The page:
The conference concluded that if those questions are to be answered positively then European militaries will need to “embrace broad spectrum innovation” that combines technologies, skills and knowledge into an affordable, but necessarily radical future force concept”.

Key findings (inter alia) from the conference were:
·       European defence planning must be able to satisfy national requirements, enable pan-European cooperation, and ensure interoperability with US, Canadian and other forces.
·       Credible deterrence and defence rest on the twin pillars of military capabilities and capacity.
·       The European command and control (C2) structure needs to be sufficiently robust to enable Europeans to be force providers, command European operations, and organise European militaries into a far more coherent and consistent force.
·       No single European country can any longer afford complete strategic autonomy.
·       Smaller European states should be organised into EU and NATO compatible groupings. PESCO can help with the development of such groupings.
·       The NATO Defence Planning Process (NDPP) should act as the “interoperability pivot” by promoting “enhanced transatlantic interoperability”.
·       Procurement and acquisition must be re-established on new, common and shared requirements that underpin national, EU and NATO defence industrial policy.
·       Acquisition and innovation cycles must be accelerated.
·       NATO and the European Defence Agency (EDA) must harmonise their respective efforts to operationalise innovation and to ensure security of supply and re-supply.
·       NATO and the EU must be far better able to talk to each other at all levels, and during all stages of a crisis.
·       The US needs to be clearer about the future strategic partnership it seeks with its European allies.
·       Europeans must better understand the role of force across the conflict spectrum from hybrid war to cyber war to hyper war.
·       NATO needs more forces throughout the command structure.
·       Speed of recognition during a crisis is vital to understand when an attack is an attack.
·       The Allies should create an A2/AD bubble over the Baltic States.

To conclude, future war will demand a smart mass of forces able to exert influence and effect across great distance very quickly, particularly as new technologies such as artificial intelligence and quantum computing massively and irrevocably speed up the command pace of war. Therefore, given the threat array Europe’s armed forces need to be bigger, stronger, and more agile, smarter and with far more capability and capacity than they enjoy today. They will also need to be allied more deeply to sharper intelligence-led indicators that are better able to warn of pending danger.

Or, in other words, Europeans will need a combined future force able to undertake at least one major joint operation and three smaller joint operations. And, to create such a force in the current strategic, political, financial and economic environment Europeans together need to act now.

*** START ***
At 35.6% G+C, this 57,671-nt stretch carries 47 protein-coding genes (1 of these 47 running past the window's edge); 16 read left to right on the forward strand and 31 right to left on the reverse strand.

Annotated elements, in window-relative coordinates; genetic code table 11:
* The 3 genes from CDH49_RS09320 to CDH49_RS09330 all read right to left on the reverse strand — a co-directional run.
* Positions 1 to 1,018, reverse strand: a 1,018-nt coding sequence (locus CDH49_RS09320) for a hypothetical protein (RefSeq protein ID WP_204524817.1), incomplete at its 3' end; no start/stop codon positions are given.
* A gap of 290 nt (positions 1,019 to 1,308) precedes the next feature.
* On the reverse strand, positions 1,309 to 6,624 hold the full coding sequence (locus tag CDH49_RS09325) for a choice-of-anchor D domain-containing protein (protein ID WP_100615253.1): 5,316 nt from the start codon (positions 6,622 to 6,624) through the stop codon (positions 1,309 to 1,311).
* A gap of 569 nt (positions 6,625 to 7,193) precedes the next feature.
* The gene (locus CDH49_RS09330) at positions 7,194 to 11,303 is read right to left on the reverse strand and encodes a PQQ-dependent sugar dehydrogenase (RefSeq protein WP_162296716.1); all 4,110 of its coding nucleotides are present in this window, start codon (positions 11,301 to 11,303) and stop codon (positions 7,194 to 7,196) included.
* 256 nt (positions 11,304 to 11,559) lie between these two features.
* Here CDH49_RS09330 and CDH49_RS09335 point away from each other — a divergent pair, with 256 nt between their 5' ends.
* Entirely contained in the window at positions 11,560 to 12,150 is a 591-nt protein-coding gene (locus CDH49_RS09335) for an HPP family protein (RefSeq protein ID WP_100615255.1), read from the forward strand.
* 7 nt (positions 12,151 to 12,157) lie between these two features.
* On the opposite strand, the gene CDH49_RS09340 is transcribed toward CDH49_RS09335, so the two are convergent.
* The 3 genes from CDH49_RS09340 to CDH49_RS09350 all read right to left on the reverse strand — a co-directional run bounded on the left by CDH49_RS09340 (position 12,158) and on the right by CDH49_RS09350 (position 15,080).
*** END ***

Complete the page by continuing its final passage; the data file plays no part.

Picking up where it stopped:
Britain?  Brexit or no the British must be at the core of such efforts as the UK provides 30% of Europe’s high-end military capability. The message? United we stand, or divided we fall. One final thing – the conference concluded that there was a vital missing ingredient in the goulash of European militaries: political leadership! Ho hum…

Julian Lindley-French

Friday, 1 December 2017

One Alliance: Adaptation and Deterrence

“Most human beings have an almost infinite capacity to take things for granted”.
Aldous Huxley, Brave New World

Download ALL the new GLOBSEC NATO Adaptation Initiative main reports and supporting papers at:

Alphen, Netherlands. 1 December. What a week! On Monday I had the honour of being part of a delegation presenting the new GLOBSEC NATO Adaptation Report to NATO Deputy Secretary-General Goettemoeller in Brussels. The next day I flew to Rome to attend a high-level conference on NATO and nuclear deterrence at the NATO Defence College, and which was organised by my friend Dr Jeff Larsen. Now? I am knackered.

First, NATO adaptation. Fifty years on from the last great attempt to ‘adapt’ NATO with the 1967 Harmel Report, and the Alliance adoption of the then new doctrine of Flexible Response (to replace Massive Retaliation) the new report considers the future of the Alliance in the round.  To that end, and for for some fifteen months past, I have had the pleasure of being a member of, and lead writer for a steering committee which included a former NATO Deputy Secretary-General, a former minister of defence and chairman of the NATO Military Committee, a former ambassador to the North Atlantic Council and former senior NATO commanders.  Led by General John R. Allen of the US, the Steering Committee comprised Admiral Giampaolo di Paola of Italy, General Wolf Langheld of Germany, Ambassador Alexander Vershbow of the US, Ambassador Tomas Valasek of Slovakia…and me of Sheffield, Yorkshire, ardent Sheffield United fan, but apart from that no other claim to fame whatsoever.